MONDAY, June 2, 2014 (HealthDay News) -- Enzalutamide, an oral androgen-receptor inhibitor, is superior to placebo for the treatment of metastatic prostate cancer before chemotherapy, according a study published online June 1 in the New England Journal of Medicine. This research was published to coincide with the annual meeting of the American Society of Clinical Oncology, held from May 30 to June 3 in Chicago.

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ASCO: Goserelin Helps Preserve Ovarian Function in Breast CA Tx

MONDAY, June 2, 2014 (HealthDay News) -- For premenopausal women with hormone receptor-negative early breast cancer treated with chemotherapy, goserelin can preserve ovarian function, according to a study presented at the annual meeting of the American Society of Clinical Oncology, held from May 30 to June 3 in Chicago.

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ASCO: Exemestane Beats Tamoxifen in Early Breast Cancer

MONDAY, June 2, 2014 (HealthDay News) -- For premenopausal women with hormone receptor-positive early breast cancer, exemestane plus ovarian function suppression (OFS) is superior to tamoxifen plus OFS. This finding was presented at the annual meeting of the American Society of Clinical Oncology, held from May 30 to June 3 in Chicago.

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ASCO: No Benefit for Immediate ADT After PSA-Only Relapse

THURSDAY, May 22, 2014 (HealthDay News) -- For men with a prostate-specific antigen (PSA)-only-based relapse after prostate surgery or radiation therapy, there seems to be little or no survival benefit for immediate initiation of androgen deprivation therapy (ADT). These findings have been released in advance of presentation at the annual meeting of the American Society of Clinical Oncology, held from May 30 to June 3 in Chicago.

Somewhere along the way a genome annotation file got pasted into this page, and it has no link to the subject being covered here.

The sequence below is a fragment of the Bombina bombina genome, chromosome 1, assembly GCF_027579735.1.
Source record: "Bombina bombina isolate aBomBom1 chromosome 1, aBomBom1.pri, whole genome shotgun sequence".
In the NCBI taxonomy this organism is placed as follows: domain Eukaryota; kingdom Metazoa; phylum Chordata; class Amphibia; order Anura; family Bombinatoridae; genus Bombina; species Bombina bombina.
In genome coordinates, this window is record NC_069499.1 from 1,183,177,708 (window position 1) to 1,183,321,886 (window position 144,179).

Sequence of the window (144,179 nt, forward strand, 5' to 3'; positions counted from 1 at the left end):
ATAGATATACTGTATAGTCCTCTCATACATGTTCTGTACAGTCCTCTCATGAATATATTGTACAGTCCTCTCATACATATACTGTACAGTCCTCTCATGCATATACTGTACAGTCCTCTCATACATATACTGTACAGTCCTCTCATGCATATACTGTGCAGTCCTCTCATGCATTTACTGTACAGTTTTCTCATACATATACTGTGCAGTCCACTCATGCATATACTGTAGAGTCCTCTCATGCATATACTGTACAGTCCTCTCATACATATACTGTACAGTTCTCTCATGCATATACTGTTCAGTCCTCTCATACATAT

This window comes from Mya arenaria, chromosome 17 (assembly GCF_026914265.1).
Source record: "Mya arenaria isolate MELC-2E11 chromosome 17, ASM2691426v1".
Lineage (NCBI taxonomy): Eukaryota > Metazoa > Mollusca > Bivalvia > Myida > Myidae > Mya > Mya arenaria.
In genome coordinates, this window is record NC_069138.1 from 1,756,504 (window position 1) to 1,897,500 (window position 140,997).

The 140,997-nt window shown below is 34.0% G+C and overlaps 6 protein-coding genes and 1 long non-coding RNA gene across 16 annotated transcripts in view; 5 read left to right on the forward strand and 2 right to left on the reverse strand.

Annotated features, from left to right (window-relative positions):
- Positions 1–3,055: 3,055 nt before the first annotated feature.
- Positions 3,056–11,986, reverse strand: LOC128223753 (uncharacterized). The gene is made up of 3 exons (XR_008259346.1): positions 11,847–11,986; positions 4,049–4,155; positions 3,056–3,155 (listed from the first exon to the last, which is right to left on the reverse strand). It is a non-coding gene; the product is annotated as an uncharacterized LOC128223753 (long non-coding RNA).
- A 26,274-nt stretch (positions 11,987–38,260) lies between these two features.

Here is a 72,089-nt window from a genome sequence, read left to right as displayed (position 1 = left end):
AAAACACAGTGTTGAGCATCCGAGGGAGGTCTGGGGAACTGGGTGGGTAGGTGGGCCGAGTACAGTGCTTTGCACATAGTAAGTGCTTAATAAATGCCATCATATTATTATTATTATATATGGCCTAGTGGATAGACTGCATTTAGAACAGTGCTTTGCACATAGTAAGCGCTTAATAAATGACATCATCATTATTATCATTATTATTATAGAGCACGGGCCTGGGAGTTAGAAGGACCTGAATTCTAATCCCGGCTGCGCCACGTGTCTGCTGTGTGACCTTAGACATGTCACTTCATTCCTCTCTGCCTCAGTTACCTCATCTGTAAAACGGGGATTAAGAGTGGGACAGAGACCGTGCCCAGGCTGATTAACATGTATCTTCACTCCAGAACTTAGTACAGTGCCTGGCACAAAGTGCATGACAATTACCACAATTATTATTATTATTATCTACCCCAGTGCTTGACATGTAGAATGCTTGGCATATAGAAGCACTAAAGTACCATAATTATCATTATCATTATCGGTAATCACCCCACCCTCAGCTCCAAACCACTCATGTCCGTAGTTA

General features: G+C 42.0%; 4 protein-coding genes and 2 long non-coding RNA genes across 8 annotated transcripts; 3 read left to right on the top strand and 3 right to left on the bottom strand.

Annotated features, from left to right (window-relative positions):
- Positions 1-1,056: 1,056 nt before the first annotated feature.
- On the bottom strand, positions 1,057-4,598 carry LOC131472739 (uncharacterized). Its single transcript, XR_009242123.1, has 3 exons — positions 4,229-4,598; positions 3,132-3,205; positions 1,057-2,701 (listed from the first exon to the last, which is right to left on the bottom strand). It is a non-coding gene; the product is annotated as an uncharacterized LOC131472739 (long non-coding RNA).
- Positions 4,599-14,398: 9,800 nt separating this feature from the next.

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ASCO: Unneeded Cancer Care Is Rare, Study Finds

FRIDAY, May 16, 2014 (HealthDay News) -- Cancer patients rarely demand or receive unnecessary tests and treatments, according to a new study released in advance of presentation at the annual meeting of the American Society of Clinical Oncology (ASCO), held from May 30 to June 3 in Chicago.

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ASCO: Obesity, Mortality Link in ER+ Breast CA Pre-Menopause

THURSDAY, May 15, 2014 (HealthDay News) -- In estrogen receptor (ER)+ breast cancer, obesity is positively associated with breast cancer mortality only among pre-/peri-menopausal women, according to new research. These findings have been released in advance of presentation at the annual meeting of the American Society of Clinical Oncology, to be held from May 30 to June 3 in Chicago.

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ASCO: Low-Dose CT Lung CA Screening Recs Will Up Diagnoses

THURSDAY, May 15, 2014 (HealthDay News) -- Implementation of the U.S. Preventive Services Task Force recommendations for low-dose computed tomography (LDCT) lung cancer screening is expected to increase lung cancer diagnoses and increase Medicare expenditure. These findings have been released in advance of presentation at the annual meeting of the American Society of Clinical Oncology, to be held from May 30 to June 3 in Chicago.

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Specialties Dermatology
Hematology & Oncology
Family Practice
Internal Medicine
Nursing
OBGYN & Women's Health
Pediatrics